(Color online) Standard curves [i.e., the sensor response quantity (R) as a function of the analyte concentration (n)] for (a) TNF-α quantification measured by a MoS2 FET sensor and a WSe2 FET sensor (only the n-type branch response is available); (b) streptavidin quantification measured by a MoS2 FET sensor and a WSe2 sensor (both n- and p-type branch responses are plotted). For either of these two detections, the WSe2 FET sensor exhibits the higher sensitivity as compared to the MoS2 FET. For the TNF-α detection at n ∼ 60 fM, the WSe2 FET sensor exhibits a sensitivity of −0.47%/fM; the MoS2 sensor exhibits a sensitivity of −0.18%/fM. For the streptavidin detection at n ∼ 70 fM, the sensitivities achieved from the n-/p-type conduction branches of the WSe2 FET sensor and the MoS2 sensor are measured to be −0.29%/fM, +1.54%/fM, and −0.08%/fM, respectively. The relatively higher sensitivity of the WSe2 sensor is attributed to its ambipolar transport character.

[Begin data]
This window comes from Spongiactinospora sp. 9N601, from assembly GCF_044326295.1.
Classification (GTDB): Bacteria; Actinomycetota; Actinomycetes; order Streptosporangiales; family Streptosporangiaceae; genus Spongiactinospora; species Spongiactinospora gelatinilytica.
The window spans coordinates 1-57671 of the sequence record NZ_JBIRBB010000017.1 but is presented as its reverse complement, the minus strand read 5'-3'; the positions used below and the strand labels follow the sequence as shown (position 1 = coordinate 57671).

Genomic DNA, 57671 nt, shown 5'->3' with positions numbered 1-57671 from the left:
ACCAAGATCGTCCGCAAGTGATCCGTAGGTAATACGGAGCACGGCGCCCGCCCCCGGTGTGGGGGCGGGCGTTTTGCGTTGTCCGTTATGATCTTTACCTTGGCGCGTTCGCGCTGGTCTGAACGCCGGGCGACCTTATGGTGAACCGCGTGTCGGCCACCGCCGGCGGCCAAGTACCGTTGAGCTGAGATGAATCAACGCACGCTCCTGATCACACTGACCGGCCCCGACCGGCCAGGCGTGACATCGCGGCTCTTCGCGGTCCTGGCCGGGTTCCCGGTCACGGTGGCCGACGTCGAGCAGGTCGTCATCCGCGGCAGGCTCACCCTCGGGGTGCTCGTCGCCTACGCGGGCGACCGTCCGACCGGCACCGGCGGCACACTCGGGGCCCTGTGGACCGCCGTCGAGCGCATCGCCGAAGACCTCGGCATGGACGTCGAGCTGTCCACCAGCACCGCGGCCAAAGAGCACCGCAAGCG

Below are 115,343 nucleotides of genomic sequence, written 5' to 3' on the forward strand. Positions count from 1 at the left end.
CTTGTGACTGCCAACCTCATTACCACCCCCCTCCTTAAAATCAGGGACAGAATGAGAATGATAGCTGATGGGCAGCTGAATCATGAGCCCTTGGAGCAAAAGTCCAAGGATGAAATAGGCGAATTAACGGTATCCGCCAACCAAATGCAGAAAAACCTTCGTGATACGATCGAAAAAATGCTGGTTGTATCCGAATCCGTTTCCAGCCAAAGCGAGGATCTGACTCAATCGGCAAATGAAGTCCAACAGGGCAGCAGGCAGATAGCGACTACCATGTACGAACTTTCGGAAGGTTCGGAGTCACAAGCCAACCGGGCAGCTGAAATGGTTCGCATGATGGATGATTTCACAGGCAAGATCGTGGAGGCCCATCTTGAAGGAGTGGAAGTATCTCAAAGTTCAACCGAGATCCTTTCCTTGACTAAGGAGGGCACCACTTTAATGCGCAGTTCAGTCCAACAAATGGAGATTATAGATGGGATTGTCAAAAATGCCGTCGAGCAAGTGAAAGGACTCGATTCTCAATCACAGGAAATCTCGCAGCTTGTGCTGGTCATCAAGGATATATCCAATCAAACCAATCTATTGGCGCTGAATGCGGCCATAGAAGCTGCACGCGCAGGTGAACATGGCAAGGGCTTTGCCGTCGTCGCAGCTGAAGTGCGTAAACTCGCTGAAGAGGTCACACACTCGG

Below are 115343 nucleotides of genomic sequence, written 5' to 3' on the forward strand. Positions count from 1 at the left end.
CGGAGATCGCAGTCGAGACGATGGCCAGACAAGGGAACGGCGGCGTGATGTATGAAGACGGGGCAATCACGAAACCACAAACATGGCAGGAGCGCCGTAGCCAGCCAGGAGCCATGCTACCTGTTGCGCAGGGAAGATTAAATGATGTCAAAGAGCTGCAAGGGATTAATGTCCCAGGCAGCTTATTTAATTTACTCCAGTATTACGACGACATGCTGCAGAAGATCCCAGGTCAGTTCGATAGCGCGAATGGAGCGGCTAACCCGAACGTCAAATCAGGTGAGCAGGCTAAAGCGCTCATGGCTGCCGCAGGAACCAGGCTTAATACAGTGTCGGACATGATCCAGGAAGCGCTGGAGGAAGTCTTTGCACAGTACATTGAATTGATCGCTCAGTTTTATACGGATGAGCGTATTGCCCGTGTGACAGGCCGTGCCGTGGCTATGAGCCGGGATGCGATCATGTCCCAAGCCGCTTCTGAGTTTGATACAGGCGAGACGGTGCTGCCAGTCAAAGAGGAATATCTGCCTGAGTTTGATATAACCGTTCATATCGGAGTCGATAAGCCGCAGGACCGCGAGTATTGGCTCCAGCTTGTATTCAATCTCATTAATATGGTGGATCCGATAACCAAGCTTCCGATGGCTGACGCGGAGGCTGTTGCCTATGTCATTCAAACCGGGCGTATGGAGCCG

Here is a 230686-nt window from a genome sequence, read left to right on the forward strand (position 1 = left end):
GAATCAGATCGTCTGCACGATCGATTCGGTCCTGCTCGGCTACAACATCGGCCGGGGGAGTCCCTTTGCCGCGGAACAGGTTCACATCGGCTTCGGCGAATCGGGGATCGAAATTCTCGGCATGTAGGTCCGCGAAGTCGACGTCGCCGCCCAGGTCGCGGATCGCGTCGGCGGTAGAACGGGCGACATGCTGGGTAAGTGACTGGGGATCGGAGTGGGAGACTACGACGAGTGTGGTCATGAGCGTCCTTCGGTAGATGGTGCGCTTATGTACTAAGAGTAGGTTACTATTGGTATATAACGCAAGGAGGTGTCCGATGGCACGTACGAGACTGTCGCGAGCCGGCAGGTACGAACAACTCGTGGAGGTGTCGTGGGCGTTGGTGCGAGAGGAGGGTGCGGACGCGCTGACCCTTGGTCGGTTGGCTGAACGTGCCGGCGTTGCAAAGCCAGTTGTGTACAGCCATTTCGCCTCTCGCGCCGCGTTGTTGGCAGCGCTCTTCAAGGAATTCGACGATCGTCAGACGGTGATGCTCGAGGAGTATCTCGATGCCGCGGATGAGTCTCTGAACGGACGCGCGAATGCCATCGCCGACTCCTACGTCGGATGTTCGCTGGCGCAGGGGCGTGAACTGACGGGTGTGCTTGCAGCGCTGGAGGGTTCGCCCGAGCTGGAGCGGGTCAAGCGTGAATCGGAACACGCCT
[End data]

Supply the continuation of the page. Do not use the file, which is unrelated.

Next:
Fig. 5.

(Color online) Standard curves [i.e., the sensor response quantity (R) as a function of the analyte concentration (n)] for (a) TNF-α quantification measured by a MoS2 FET sensor and a WSe2 FET sensor (only the n-type branch response is available); (b) streptavidin quantification measured by a MoS2 FET sensor and a WSe2 sensor (both n- and p-type branch responses are plotted). For either of these two detections, the WSe2 FET sensor exhibits the higher sensitivity as compared to the MoS2 FET. For the TNF-α detection at n ∼ 60 fM, the WSe2 FET sensor exhibits a sensitivity of −0.47%/fM; the MoS2 sensor exhibits a sensitivity of −0.18%/fM. For the streptavidin detection at n ∼ 70 fM, the sensitivities achieved from the n-/p-type conduction branches of the WSe2 FET sensor and the MoS2 sensor are measured to be −0.29%/fM, +1.54%/fM, and −0.08%/fM, respectively. The relatively higher sensitivity of the WSe2 sensor is attributed to its ambipolar transport character.

Close modal